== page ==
WASHINGTON — “Dreamers” – the young adults who were brought to the U.S. illegally as children and now face deportation – have valuable skills and should be eligible to enlist in military service, three retired military officials said in a press conference call Wednesday.
Retired Lt. Col. Margaret Stock, who serves as a co-chair for Veterans for New Americans, said the military would benefit “dramatically” if more “dreamers” were allowed to enlist, and that the U.S. is not tapping into a valuable resource as enlistment numbers drop.
In the teleconference call, hosted by the National Immigration Forum, the former senior officers emphasized the importance of finding a solution to immigration reform that would protect the Deferred Action for Childhood Arrivals program — an Obama-era initiative that allows “dreamers” to avoid deportation and apply for work permits. President Donald Trump has set a March 5 deadline for the program to expire.
Stock and the other retired officers urged lawmakers to protect “dreamers” and allow the country to take advantage of their skills.
In November 2017, service members across all branches of the military numbered 1.35 million, an increase of 0.02 million from the year before. The increase in personnel and demand for more recruits, in combination with lowering enlistment numbers, has resulted in the military accepting more recruits from the lowest category of applicants.
The army alone recruited 69,000 active-duty soldiers in 2017, with 1.9 percent of those recruits coming from the lowest qualifying category. In 2016, only 0.6 percent of recruits were from the same group.
Reasons for potential recruits being placed in a lower category vary – from low test scores to previous usage of drugs like marijuana, among others – and the Pentagon mandates that no more than four percent of all recruits can come from the lowest category.
Low unemployment rates have made military recruitment more difficult, Stock said in the call. Even so, the army plans to recruit 80,000 soldiers in 2018.
Stock said “dreamers” are a highly qualified and untapped pool of potential recruits. They have minimum education standards, have been fully vetted by the Department of Homeland Security, and have undergone a health check as part of their application to receive protected status. Many also have added language and cultural skills which would benefit the military, she said.
In the past, some DACA recipients have been able to enlist in the military through a program called Military Accessions Vital to the National Interest, or MAVNI. The program, which Stock founded, seeks out immigrants with language and health care skills and puts them on a fast-track path to citizenship in exchange for military service.
Since 2009, more than 10,400 immigrant recruits – not all dreamers ESTIMATE ON IF ANY ARE DREAMERS AND HOW MANY IF SO — have earned their citizenship through the program. In 2016, a new regulation was added that required recruits to maintain their immigrant status to ship to basic training, and then be eligible to apply for citizenship.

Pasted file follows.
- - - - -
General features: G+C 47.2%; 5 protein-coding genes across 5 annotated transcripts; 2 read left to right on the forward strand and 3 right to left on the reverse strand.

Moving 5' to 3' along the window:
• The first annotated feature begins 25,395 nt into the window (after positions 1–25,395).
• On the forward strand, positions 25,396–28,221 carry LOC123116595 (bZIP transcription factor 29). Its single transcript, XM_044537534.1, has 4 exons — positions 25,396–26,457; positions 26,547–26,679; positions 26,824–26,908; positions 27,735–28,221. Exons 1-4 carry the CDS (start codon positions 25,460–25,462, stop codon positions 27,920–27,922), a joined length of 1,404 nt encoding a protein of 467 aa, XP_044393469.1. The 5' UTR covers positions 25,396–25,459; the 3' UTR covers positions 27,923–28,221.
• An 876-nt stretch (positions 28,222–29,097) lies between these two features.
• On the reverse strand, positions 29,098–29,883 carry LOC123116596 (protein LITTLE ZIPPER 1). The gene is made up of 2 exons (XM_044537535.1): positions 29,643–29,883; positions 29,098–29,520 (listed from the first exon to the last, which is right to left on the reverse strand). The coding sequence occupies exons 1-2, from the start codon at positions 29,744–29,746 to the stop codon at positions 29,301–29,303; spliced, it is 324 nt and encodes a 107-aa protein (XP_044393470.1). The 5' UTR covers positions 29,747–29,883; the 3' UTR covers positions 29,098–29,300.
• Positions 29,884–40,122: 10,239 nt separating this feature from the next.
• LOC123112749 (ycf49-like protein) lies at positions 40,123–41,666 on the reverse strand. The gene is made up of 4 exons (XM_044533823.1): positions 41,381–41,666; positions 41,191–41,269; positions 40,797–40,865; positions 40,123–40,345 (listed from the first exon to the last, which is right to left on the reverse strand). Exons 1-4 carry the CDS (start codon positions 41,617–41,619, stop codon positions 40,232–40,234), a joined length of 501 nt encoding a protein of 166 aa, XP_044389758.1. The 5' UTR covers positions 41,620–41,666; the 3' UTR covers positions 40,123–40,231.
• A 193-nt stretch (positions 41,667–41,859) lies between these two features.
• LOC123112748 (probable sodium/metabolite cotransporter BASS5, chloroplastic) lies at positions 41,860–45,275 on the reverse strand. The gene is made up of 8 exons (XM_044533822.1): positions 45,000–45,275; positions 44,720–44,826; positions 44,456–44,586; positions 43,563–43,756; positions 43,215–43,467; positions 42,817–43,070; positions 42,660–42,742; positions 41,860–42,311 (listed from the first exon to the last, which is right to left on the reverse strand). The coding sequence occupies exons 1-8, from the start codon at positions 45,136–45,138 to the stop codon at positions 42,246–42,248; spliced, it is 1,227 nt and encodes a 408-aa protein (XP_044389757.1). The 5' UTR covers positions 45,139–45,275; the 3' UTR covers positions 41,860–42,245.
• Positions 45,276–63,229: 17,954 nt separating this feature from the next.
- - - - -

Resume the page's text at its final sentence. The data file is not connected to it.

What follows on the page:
But with Trump’s threat to end DACA, applicants to MAVNI may lose that status in the first place. There is currently an estimated backlog of 1,000 applicants who have signed enlistment contracts but not been called to basic training. They may face deportation if their status expires, meaning they not only would not be able to serve in the military, but would lose their path to citizenship as well.
Trump recently rejected an emerging bipartisan compromise on immigration reform two weeks ago, but now has proposed a 12-year path to citizenship for “dreamers” in return for a border wall and shutting down several programs that encouraged immigration.
In his first State of the Union address on Tuesday, Trump outlined a four-pronged immigration plan and urged lawmakers to bring the U.S. immigration system “into the 21st century.”
“These four pillars represent a down-the-middle compromise and one that will create a safe, modern, and lawful immigration system,” Trump said in the speech. “So, let’s come together, put politics aside, and finally get the job done.”
Democratic lawmakers have opposed proposals put forward by Republicans and Trump, calling them “anti-immigrant” and too restrictive. Negotiations have all but stalled in the Senate, and Trump’s proposal is not expected to make it through the House.
Stock and the other former senior officers said they were heartened by Trump’s reference to “dreamers” in the speech – the president said “all Americans are dreamers” — but not with his language toward immigrants.
“Every day without a solution hurts hundreds of thousands of young people,” said retired Lt. Col. Scott Cooper, the director of Veterans for American Ideals. “‘Dreamers’ by nature are talented, hardworking persons. Deporting them would be nothing less than cruel.”